This question is based on two false premises:
- that an unintentional handball is a foul; and
- that the referee, Pitana, came to the conclusion that Perisic's handling was unintentional, yet still awarded a penalty kick.
Most free-kick offences in Law 12 (i.e. fouls) do not require intent. The majority simply require carelessness, recklessness or excessive force (i.e. charging, jumping at, kicking or attempting to kick, pushing, striking or attempting to strike, tackling or challenging, or tripping or attempting to trip). Some are simply strict liability offences - that is, the manner they are carried out in is irreleveant - all that is required is that they occurred - e.g. holding and impeding.
For handling to be an offence, it requires a deliberate act. There is no such thing as an unintentional handball foul. In Law 12 - Fouls and Misconduct, Section 1 - Direct Free Kick:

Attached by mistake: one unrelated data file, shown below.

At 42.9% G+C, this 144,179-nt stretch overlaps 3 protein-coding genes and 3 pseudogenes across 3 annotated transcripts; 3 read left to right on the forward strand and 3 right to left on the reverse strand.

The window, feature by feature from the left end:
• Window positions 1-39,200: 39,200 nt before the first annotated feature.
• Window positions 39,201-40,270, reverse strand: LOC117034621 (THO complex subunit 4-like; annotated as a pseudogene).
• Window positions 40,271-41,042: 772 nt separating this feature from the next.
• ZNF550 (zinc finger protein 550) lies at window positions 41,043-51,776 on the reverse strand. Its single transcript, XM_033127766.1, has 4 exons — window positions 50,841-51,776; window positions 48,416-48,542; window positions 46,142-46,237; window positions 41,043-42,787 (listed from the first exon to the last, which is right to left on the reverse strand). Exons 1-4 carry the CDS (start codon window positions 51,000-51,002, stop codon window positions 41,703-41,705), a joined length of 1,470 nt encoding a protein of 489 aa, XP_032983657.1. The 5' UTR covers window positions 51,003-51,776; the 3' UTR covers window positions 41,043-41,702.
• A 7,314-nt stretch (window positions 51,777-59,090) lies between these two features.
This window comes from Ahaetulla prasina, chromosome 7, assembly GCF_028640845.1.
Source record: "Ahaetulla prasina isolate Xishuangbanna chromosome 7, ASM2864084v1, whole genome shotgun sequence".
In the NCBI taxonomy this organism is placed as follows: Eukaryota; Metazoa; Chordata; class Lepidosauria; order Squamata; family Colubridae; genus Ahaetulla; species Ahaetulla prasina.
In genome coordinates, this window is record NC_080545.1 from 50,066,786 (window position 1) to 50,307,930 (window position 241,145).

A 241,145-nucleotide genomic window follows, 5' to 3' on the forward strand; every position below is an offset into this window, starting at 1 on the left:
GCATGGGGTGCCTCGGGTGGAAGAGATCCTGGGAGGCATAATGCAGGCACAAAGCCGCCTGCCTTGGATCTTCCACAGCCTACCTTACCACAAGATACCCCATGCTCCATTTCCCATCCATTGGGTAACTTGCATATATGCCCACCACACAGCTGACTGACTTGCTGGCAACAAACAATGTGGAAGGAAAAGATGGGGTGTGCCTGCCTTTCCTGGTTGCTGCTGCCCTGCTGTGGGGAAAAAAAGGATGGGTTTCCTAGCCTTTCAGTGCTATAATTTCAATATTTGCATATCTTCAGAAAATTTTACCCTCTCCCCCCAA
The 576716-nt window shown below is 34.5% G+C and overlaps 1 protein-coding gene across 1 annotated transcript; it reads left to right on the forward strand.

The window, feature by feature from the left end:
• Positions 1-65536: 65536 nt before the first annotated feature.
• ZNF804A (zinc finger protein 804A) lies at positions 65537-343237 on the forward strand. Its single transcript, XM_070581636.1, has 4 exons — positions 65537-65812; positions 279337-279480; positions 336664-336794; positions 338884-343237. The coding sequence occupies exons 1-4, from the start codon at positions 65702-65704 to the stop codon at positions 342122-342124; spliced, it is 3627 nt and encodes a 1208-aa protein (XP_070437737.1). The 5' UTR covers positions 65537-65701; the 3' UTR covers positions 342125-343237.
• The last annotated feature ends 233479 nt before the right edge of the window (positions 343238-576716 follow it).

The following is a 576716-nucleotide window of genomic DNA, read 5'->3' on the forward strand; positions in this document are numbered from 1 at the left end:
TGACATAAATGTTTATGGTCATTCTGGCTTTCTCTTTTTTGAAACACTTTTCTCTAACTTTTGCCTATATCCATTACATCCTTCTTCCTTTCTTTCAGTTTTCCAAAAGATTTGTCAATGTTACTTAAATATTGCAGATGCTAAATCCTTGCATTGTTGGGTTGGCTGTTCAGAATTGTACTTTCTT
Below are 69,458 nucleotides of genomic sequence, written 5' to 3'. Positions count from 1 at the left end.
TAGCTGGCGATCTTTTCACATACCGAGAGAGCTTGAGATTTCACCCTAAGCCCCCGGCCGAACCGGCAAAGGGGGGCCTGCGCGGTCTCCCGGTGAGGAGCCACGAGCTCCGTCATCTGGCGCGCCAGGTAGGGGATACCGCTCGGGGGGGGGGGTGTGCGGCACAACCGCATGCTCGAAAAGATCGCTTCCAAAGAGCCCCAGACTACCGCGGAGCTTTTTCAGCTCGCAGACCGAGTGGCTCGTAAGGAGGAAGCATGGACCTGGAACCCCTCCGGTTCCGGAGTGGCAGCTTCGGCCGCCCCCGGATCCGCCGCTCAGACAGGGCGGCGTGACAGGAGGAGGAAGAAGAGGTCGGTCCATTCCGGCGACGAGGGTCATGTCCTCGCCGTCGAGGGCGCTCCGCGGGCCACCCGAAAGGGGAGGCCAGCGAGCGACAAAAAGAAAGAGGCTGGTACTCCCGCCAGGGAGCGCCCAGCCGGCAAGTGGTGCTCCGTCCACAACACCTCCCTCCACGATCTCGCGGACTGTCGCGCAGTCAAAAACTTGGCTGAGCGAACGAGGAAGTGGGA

Handling the ball involves a deliberate act of a player making contact with the ball with the hand or arm.
The following must be considered:
- the movement of the hand towards the ball (not the ball towards the hand)
- the distance between the opponent and the ball (unexpected ball)
- the position of the hand does not necessarily mean that there is an offence
Using these criteria, the referee determined that Perisic moved his hand towards the ball, and therefore handled the ball deliberately. This is why the penalty kick was awarded.
I'd also like to challenge the assertion in the opening sentence of the question that referees used to ignore unintentional fouls. It is far more likely that referees were missing fouls, rather than ignoring them. Prior to the introduction of VAR, referees had a lot of difficulty getting decisions right in the penalty area at the highest levels of the game, due to quick breaks leaving them in a bad position, or players screening their vision. Now with the VAR, missed incidents are now being referred to the referee so that they can get the decision correct.